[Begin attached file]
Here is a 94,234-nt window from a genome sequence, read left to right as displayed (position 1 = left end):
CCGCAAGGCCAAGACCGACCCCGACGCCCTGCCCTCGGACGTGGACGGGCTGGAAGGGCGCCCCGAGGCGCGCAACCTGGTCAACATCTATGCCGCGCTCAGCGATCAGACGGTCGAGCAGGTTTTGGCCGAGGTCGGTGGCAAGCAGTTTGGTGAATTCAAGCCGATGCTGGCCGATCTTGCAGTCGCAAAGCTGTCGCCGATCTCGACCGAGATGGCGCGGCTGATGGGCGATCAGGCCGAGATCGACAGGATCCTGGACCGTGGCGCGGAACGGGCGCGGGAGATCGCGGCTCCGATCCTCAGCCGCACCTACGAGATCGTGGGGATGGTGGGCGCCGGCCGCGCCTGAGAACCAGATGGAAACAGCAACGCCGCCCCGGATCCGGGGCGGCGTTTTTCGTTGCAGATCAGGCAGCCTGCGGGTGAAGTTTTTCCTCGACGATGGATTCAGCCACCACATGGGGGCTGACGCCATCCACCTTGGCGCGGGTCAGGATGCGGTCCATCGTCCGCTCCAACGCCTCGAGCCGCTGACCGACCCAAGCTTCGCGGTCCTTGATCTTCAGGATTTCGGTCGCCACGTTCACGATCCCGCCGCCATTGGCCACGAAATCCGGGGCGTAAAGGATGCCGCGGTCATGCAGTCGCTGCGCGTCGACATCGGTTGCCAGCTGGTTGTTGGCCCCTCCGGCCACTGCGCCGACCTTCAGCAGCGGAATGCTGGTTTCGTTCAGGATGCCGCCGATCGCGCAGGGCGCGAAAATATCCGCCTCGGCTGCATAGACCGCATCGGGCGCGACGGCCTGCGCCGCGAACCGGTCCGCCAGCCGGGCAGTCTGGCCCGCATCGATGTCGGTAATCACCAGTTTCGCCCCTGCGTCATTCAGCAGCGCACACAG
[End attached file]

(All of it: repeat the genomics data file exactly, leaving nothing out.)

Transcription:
Here is a 94,234-nt window from a genome sequence, read left to right as displayed (position 1 = left end):
CCGCAAGGCCAAGACCGACCCCGACGCCCTGCCCTCGGACGTGGACGGGCTGGAAGGGCGCCCCGAGGCGCGCAACCTGGTCAACATCTATGCCGCGCTCAGCGATCAGACGGTCGAGCAGGTTTTGGCCGAGGTCGGTGGCAAGCAGTTTGGTGAATTCAAGCCGATGCTGGCCGATCTTGCAGTCGCAAAGCTGTCGCCGATCTCGACCGAGATGGCGCGGCTGATGGGCGATCAGGCCGAGATCGACAGGATCCTGGACCGTGGCGCGGAACGGGCGCGGGAGATCGCGGCTCCGATCCTCAGCCGCACCTACGAGATCGTGGGGATGGTGGGCGCCGGCCGCGCCTGAGAACCAGATGGAAACAGCAACGCCGCCCCGGATCCGGGGCGGCGTTTTTCGTTGCAGATCAGGCAGCCTGCGGGTGAAGTTTTTCCTCGACGATGGATTCAGCCACCACATGGGGGCTGACGCCATCCACCTTGGCGCGGGTCAGGATGCGGTCCATCGTCCGCTCCAACGCCTCGAGCCGCTGACCGACCCAAGCTTCGCGGTCCTTGATCTTCAGGATTTCGGTCGCCACGTTCACGATCCCGCCGCCATTGGCCACGAAATCCGGGGCGTAAAGGATGCCGCGGTCATGCAGTCGCTGCGCGTCGACATCGGTTGCCAGCTGGTTGTTGGCCCCTCCGGCCACTGCGCCGACCTTCAGCAGCGGAATGCTGGTTTCGTTCAGGATGCCGCCGATCGCGCAGGGCGCGAAAATATCCGCCTCGGCTGCATAGACCGCATCGGGCGCGACGGCCTGCGCCGCGAACCGGTCCGCCAGCCGGGCAGTCTGGCCCGCATCGATGTCGGTAATCACCAGTTTCGCCCCTGCGTCATTCAGCAGCGCACACAG